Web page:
This is the first year the district is using the program. Two teachers will be in charge of targeting the behavior problem and hopefully fixing it before the student heads back to class. WCIA-3's Erica Quednau explains.
Even though the school year is just starting, parents are already excited.
"I would prefer her to be getting more knowledge than just sitting there blanking out the day."
Willie Sanders' daughters aren't in school yet, but he's excited that, when they are, the ACTION program will be an option in case they get in trouble.
"It's a great idea. That don't make no sense for you to sit at home and just not get your education."
It's an experience Sanders can relate to.
"I used to be bad and I used to be bad just to go home."
That's what Unit 4 leaders are afraid of. They found during a suspension, kids are picking up the remote instead of a book.
"A lot of students looked forward to that. They would sometimes get in trouble because they wanted to be home."
"What we've found is that suspensions are successful for some students, but for others, they not only need a consequence for their behavior, but they also need some education on how to act differently next time."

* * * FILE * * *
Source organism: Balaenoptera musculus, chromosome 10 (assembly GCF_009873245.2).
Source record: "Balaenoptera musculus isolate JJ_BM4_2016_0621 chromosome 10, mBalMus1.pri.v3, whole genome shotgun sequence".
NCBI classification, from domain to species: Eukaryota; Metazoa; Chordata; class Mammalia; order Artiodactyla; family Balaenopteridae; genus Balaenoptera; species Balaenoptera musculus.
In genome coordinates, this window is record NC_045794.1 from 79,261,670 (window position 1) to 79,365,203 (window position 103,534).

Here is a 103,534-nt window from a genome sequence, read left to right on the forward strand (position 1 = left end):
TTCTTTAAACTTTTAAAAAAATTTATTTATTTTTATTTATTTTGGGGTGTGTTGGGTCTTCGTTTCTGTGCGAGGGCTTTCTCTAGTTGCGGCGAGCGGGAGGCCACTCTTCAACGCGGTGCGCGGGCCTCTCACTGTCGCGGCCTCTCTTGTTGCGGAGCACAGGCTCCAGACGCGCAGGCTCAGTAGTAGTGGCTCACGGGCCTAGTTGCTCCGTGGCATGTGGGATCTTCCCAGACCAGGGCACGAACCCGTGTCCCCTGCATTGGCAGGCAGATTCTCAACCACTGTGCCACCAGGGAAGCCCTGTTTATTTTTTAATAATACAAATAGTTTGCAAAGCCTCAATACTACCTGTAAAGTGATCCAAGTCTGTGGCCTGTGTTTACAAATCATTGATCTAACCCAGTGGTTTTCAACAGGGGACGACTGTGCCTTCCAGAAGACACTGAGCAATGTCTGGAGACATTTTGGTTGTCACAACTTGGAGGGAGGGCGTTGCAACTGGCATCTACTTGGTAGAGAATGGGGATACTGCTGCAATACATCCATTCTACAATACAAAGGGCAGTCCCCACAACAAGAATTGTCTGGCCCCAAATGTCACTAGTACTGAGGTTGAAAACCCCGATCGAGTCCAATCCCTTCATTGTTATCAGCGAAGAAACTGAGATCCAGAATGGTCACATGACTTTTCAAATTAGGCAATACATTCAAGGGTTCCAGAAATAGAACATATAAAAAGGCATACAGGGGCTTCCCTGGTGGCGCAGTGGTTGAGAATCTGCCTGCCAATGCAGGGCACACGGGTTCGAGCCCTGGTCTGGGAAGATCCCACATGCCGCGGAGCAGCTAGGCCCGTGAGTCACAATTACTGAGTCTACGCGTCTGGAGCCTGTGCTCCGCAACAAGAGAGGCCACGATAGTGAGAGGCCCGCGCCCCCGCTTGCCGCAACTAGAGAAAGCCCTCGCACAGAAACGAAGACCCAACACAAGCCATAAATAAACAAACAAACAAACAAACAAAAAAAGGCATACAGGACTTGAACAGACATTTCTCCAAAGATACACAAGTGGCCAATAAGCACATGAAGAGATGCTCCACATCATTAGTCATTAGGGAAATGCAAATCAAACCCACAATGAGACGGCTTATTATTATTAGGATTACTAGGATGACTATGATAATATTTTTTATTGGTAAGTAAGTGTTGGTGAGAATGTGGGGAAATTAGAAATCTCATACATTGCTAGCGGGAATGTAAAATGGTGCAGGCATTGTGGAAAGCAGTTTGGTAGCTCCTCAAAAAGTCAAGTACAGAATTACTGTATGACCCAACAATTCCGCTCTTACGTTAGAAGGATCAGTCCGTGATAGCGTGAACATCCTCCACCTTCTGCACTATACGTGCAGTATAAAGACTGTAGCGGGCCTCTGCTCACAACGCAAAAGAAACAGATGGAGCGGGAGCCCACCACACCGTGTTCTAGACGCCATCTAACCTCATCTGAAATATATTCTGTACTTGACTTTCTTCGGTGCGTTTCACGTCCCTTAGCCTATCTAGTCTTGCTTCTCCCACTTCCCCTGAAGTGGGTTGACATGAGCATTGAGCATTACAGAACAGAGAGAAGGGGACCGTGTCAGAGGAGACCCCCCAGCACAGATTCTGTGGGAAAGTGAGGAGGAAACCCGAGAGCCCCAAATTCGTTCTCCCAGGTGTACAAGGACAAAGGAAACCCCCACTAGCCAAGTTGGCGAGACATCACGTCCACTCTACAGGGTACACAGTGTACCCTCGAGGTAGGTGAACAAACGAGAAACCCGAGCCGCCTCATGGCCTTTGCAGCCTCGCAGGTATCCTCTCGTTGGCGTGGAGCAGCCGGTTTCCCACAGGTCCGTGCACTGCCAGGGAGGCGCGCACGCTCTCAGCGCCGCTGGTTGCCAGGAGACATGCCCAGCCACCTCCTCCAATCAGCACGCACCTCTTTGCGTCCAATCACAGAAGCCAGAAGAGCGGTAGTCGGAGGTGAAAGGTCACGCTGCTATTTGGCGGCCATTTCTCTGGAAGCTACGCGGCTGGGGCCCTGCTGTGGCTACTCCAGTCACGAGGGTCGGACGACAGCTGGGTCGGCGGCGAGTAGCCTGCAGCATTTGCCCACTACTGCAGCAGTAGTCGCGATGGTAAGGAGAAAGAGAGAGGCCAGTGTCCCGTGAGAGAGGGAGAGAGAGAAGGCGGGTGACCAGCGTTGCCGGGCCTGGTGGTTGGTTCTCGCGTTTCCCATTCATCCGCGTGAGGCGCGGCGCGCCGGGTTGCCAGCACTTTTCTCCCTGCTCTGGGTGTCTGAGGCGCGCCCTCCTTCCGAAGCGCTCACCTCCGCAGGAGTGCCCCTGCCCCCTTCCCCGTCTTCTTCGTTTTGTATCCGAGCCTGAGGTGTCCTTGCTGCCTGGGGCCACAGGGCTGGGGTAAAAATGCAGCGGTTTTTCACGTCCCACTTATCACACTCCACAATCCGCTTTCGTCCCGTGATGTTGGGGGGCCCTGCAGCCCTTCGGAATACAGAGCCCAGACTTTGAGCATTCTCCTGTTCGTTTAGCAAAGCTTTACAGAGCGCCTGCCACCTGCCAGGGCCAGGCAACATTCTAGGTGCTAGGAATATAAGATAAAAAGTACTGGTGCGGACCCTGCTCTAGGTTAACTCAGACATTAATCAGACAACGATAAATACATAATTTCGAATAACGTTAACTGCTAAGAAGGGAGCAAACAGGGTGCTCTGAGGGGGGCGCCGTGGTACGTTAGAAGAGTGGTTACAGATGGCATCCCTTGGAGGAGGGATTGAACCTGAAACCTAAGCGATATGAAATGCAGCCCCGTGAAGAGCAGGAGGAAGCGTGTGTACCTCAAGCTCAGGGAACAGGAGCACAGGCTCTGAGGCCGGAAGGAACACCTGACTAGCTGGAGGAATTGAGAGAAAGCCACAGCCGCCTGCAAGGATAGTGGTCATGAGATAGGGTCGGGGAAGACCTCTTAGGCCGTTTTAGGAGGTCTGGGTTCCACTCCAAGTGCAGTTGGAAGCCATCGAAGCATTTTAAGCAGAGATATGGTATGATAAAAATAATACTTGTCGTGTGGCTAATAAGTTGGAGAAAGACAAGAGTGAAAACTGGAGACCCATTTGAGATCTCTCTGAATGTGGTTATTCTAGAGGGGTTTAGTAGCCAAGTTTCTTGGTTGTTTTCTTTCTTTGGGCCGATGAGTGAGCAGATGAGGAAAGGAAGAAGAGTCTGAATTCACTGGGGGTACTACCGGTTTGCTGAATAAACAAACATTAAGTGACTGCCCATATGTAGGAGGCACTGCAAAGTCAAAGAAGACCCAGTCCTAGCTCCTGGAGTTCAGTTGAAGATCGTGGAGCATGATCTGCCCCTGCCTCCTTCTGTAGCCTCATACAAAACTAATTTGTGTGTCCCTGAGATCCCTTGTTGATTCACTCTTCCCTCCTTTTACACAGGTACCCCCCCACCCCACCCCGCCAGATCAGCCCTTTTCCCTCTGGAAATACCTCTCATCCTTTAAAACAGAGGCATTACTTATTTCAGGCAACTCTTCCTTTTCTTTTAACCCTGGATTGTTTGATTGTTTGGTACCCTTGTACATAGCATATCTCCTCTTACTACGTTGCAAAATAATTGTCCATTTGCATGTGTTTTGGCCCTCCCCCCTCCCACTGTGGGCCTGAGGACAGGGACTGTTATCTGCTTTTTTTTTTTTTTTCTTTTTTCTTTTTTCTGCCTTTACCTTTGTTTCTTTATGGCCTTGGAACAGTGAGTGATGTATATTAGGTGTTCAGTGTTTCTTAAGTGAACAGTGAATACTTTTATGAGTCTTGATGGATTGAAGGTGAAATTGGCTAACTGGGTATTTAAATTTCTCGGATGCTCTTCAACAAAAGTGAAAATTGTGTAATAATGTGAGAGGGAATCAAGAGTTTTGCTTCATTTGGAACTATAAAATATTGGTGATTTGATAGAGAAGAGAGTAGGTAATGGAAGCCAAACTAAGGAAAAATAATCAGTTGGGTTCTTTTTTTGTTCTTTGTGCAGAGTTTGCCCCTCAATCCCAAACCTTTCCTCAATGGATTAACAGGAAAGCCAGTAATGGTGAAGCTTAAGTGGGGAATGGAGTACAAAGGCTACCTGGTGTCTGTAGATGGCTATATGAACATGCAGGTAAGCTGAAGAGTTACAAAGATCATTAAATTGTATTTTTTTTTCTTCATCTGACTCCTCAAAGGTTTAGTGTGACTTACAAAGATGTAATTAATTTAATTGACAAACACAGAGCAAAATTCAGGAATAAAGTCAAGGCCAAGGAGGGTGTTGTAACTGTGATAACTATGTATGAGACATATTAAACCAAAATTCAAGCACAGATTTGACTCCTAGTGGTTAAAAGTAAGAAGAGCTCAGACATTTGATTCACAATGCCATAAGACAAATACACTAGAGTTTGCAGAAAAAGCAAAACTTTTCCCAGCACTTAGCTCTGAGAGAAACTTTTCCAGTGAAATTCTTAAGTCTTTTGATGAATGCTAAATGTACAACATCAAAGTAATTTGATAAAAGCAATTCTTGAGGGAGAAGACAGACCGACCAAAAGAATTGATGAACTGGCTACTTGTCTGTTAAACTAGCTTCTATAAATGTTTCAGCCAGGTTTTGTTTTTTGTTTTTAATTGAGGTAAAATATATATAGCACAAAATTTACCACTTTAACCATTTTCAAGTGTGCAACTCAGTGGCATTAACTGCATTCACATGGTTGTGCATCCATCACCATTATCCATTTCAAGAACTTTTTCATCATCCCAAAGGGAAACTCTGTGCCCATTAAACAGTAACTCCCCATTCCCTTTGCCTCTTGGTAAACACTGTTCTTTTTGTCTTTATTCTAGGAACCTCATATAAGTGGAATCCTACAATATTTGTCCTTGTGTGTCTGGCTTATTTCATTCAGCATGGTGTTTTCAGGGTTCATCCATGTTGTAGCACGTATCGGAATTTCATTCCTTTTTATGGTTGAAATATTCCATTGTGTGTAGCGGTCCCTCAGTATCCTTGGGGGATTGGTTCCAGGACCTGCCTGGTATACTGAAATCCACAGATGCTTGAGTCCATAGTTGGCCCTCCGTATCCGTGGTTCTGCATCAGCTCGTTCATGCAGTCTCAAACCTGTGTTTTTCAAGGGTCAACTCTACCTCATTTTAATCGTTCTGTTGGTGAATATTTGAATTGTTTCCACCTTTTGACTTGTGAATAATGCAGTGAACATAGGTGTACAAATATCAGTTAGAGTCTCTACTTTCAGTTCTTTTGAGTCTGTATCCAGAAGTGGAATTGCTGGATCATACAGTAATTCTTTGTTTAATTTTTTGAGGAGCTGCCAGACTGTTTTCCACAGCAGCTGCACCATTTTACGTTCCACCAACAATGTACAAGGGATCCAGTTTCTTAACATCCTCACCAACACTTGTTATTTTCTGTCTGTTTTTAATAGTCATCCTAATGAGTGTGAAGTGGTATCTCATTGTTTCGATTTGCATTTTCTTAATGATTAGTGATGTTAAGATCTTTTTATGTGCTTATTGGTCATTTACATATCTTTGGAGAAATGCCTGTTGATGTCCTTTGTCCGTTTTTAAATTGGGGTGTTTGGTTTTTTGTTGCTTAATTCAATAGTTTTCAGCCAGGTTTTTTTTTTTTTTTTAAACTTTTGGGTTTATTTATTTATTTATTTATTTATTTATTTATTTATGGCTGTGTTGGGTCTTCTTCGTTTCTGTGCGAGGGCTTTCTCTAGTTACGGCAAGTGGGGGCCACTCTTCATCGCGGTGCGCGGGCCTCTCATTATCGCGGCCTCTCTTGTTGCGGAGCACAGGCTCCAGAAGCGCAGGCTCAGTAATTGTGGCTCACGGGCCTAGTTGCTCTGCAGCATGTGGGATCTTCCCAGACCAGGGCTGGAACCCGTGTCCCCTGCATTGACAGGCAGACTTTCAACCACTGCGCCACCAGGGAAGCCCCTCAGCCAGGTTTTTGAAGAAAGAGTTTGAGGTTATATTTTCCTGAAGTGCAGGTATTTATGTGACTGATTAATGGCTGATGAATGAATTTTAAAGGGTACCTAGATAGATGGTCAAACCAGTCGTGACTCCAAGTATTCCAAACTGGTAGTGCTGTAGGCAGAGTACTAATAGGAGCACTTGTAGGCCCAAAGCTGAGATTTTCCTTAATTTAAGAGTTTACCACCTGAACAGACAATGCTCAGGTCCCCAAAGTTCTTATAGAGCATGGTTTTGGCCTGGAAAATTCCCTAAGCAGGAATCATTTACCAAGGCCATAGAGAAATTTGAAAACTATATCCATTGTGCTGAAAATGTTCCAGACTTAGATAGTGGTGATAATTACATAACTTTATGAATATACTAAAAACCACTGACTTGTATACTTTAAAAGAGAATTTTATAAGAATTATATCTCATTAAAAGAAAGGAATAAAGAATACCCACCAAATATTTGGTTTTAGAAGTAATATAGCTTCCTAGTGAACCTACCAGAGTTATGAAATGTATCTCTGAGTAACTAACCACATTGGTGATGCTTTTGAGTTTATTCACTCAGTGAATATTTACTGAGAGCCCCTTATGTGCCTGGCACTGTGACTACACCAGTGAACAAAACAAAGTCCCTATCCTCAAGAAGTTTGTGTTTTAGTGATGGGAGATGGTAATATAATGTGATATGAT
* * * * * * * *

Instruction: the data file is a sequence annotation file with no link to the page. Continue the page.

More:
So, suspension time will now consist of lessons, including social skills, help with homework and projects which will better their school.
"I can't wait to see them have that realization that they can control their behavior and that they can manage themselves in a way that makes them more successful in school."
"Be a doctor, be a teacher, make them want to go and volunteer. Do something positive than what they're doing at home. I appreciate Champaign and Urbana for it because I got little kids right now and, if she's going to be bad, I don't want her out in the streets."
The ACTIONS program is for students K - 12. It's held at the Family Education Center.
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